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Behavioral Change Point Analysis (BCPA) is a tool that analyzes changes in species’ movement and behavior.

From 2012-2017, USGS researchers tracked 54 golden eagles (Aquila chrysaetos) in the Mojave and Sonoran Deserts using GPS telemetry, modeled their behavior with BCPA, and then linked specific behaviors to characteristics of land cover and topography. Behaviors were grouped into four categories or states. Results showed that behaviors such as perching and low altitude hunting were associated with higher elevations, and steeper, more north-facing terrain. Medium-distance hunting and transiting occurred over gentle and south-facing slopes. This information can be used to assess how habitat loss, especially in connection to urban development and renewable energy sites, may affect golden eagle nesting and foraging selection. Findings can help guide conservation guidelines for this species through a more detailed understanding of how golden eagles use and are affected by change within the landscapes they inhabit.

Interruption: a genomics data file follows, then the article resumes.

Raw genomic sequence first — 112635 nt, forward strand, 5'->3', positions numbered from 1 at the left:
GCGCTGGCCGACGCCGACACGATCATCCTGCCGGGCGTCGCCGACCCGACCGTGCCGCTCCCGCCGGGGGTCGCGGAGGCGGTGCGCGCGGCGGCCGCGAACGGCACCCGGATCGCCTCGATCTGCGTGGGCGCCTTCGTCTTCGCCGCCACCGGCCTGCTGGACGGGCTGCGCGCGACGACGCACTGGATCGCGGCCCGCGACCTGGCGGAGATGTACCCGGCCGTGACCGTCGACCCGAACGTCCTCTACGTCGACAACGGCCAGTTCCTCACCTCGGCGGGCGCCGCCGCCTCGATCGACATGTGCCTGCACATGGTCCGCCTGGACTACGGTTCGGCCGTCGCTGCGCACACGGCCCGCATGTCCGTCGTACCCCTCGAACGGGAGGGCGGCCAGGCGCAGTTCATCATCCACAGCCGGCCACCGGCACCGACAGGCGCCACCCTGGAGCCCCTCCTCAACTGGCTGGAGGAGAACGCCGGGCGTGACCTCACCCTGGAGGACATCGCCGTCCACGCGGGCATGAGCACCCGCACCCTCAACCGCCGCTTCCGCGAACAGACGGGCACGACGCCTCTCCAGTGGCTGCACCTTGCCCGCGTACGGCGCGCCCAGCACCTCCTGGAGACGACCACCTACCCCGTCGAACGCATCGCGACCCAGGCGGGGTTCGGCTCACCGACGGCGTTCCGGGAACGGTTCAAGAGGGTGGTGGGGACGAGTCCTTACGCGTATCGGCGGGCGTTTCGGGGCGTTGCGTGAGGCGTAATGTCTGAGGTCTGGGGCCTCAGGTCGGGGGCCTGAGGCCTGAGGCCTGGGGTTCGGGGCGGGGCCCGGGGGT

Sur, M., Woodbridge, B., Esque, T.C., Belthoff, J.R., Bloom, P.H., Fisher, R.N., Longshore, K., Nussear, K.E., Tracey, J.A., Braham, M.A., Katzner, T.E., 2021, Linking behavioral states to landscape features for improved conservation management: Ecology and Evolution, v. 11, no. 12, p. 7905-7916, https://pubs.er.usgs.gov/publication/70222113.

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